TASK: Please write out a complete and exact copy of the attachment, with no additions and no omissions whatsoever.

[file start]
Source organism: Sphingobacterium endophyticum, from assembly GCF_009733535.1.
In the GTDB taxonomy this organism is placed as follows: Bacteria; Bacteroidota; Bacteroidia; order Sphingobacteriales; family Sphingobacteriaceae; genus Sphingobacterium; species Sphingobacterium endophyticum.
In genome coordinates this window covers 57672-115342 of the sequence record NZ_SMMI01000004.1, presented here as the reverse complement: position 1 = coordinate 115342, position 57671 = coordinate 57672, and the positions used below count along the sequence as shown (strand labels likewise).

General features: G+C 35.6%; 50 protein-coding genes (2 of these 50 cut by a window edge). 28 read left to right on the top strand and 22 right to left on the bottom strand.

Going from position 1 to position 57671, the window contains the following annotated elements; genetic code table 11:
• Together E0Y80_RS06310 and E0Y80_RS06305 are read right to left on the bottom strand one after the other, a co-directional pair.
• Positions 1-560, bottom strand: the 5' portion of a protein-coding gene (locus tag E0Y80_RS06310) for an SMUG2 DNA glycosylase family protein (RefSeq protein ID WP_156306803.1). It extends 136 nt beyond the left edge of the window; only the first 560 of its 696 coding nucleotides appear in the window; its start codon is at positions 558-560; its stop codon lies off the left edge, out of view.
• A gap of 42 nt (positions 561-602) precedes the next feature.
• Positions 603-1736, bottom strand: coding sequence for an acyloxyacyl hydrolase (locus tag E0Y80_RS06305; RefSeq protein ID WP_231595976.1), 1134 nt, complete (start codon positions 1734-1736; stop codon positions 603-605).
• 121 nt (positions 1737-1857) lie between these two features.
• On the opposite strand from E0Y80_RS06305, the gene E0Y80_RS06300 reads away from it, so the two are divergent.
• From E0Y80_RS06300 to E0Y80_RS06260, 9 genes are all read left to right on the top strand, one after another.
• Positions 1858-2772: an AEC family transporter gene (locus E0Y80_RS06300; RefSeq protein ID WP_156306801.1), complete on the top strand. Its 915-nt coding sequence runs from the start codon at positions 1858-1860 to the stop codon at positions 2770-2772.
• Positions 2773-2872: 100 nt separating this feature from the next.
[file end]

Source organism: Sphingobacterium endophyticum, from assembly GCF_009733535.1.
In the GTDB taxonomy this organism is placed as follows: Bacteria; Bacteroidota; Bacteroidia; order Sphingobacteriales; family Sphingobacteriaceae; genus Sphingobacterium; species Sphingobacterium endophyticum.
In genome coordinates this window covers 57672-115342 of the sequence record NZ_SMMI01000004.1, presented here as the reverse complement: position 1 = coordinate 115342, position 57671 = coordinate 57672, and the positions used below count along the sequence as shown (strand labels likewise).

General features: G+C 35.6%; 50 protein-coding genes (2 of these 50 cut by a window edge). 28 read left to right on the top strand and 22 right to left on the bottom strand.

Going from position 1 to position 57671, the window contains the following annotated elements; genetic code table 11:
• Together E0Y80_RS06310 and E0Y80_RS06305 are read right to left on the bottom strand one after the other, a co-directional pair.
• Positions 1-560, bottom strand: the 5' portion of a protein-coding gene (locus tag E0Y80_RS06310) for an SMUG2 DNA glycosylase family protein (RefSeq protein ID WP_156306803.1). It extends 136 nt beyond the left edge of the window; only the first 560 of its 696 coding nucleotides appear in the window; its start codon is at positions 558-560; its stop codon lies off the left edge, out of view.
• A gap of 42 nt (positions 561-602) precedes the next feature.
• Positions 603-1736, bottom strand: coding sequence for an acyloxyacyl hydrolase (locus tag E0Y80_RS06305; RefSeq protein ID WP_231595976.1), 1134 nt, complete (start codon positions 1734-1736; stop codon positions 603-605).
• 121 nt (positions 1737-1857) lie between these two features.
• On the opposite strand from E0Y80_RS06305, the gene E0Y80_RS06300 reads away from it, so the two are divergent.
• From E0Y80_RS06300 to E0Y80_RS06260, 9 genes are all read left to right on the top strand, one after another.
• Positions 1858-2772: an AEC family transporter gene (locus E0Y80_RS06300; RefSeq protein ID WP_156306801.1), complete on the top strand. Its 915-nt coding sequence runs from the start codon at positions 1858-1860 to the stop codon at positions 2770-2772.
• Positions 2773-2872: 100 nt separating this feature from the next.